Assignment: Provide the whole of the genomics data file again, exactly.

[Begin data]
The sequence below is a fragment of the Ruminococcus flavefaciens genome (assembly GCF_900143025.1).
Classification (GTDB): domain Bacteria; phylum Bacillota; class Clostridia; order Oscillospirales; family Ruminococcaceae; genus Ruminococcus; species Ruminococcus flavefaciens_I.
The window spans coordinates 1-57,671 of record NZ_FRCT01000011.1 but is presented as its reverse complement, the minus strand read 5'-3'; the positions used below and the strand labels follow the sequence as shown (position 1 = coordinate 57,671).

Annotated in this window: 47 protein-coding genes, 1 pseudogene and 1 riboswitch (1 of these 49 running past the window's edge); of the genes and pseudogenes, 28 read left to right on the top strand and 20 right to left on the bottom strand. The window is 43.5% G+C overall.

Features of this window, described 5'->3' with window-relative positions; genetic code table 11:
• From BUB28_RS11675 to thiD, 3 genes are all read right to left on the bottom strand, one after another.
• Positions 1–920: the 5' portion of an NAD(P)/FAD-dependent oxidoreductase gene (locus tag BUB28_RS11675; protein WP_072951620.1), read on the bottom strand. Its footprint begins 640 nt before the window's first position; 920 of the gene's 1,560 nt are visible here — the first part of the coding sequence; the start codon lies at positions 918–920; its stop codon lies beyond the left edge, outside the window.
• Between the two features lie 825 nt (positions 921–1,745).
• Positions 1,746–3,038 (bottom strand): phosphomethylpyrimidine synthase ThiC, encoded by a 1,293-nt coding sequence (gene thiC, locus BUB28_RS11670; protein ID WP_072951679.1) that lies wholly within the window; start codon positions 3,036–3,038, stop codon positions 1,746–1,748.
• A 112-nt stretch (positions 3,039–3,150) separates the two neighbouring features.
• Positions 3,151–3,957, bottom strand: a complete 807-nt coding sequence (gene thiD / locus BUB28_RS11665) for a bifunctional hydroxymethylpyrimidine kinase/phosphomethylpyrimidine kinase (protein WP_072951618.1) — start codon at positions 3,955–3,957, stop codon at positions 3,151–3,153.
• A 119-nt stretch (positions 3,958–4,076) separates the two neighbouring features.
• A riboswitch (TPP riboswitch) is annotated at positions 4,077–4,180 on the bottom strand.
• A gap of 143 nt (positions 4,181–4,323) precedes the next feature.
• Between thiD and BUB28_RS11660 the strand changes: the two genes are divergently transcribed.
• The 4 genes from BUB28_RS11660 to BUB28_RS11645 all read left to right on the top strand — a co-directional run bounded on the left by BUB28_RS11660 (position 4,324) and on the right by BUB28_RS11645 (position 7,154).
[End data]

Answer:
The sequence below is a fragment of the Ruminococcus flavefaciens genome (assembly GCF_900143025.1).
Classification (GTDB): domain Bacteria; phylum Bacillota; class Clostridia; order Oscillospirales; family Ruminococcaceae; genus Ruminococcus; species Ruminococcus flavefaciens_I.
The window spans coordinates 1-57,671 of record NZ_FRCT01000011.1 but is presented as its reverse complement, the minus strand read 5'-3'; the positions used below and the strand labels follow the sequence as shown (position 1 = coordinate 57,671).

Annotated in this window: 47 protein-coding genes, 1 pseudogene and 1 riboswitch (1 of these 49 running past the window's edge); of the genes and pseudogenes, 28 read left to right on the top strand and 20 right to left on the bottom strand. The window is 43.5% G+C overall.

Features of this window, described 5'->3' with window-relative positions; genetic code table 11:
• From BUB28_RS11675 to thiD, 3 genes are all read right to left on the bottom strand, one after another.
• Positions 1–920: the 5' portion of an NAD(P)/FAD-dependent oxidoreductase gene (locus tag BUB28_RS11675; protein WP_072951620.1), read on the bottom strand. Its footprint begins 640 nt before the window's first position; 920 of the gene's 1,560 nt are visible here — the first part of the coding sequence; the start codon lies at positions 918–920; its stop codon lies beyond the left edge, outside the window.
• Between the two features lie 825 nt (positions 921–1,745).
• Positions 1,746–3,038 (bottom strand): phosphomethylpyrimidine synthase ThiC, encoded by a 1,293-nt coding sequence (gene thiC, locus BUB28_RS11670; protein ID WP_072951679.1) that lies wholly within the window; start codon positions 3,036–3,038, stop codon positions 1,746–1,748.
• A 112-nt stretch (positions 3,039–3,150) separates the two neighbouring features.
• Positions 3,151–3,957, bottom strand: a complete 807-nt coding sequence (gene thiD / locus BUB28_RS11665) for a bifunctional hydroxymethylpyrimidine kinase/phosphomethylpyrimidine kinase (protein WP_072951618.1) — start codon at positions 3,955–3,957, stop codon at positions 3,151–3,153.
• A 119-nt stretch (positions 3,958–4,076) separates the two neighbouring features.
• A riboswitch (TPP riboswitch) is annotated at positions 4,077–4,180 on the bottom strand.
• A gap of 143 nt (positions 4,181–4,323) precedes the next feature.
• Between thiD and BUB28_RS11660 the strand changes: the two genes are divergently transcribed.
• The 4 genes from BUB28_RS11660 to BUB28_RS11645 all read left to right on the top strand — a co-directional run bounded on the left by BUB28_RS11660 (position 4,324) and on the right by BUB28_RS11645 (position 7,154).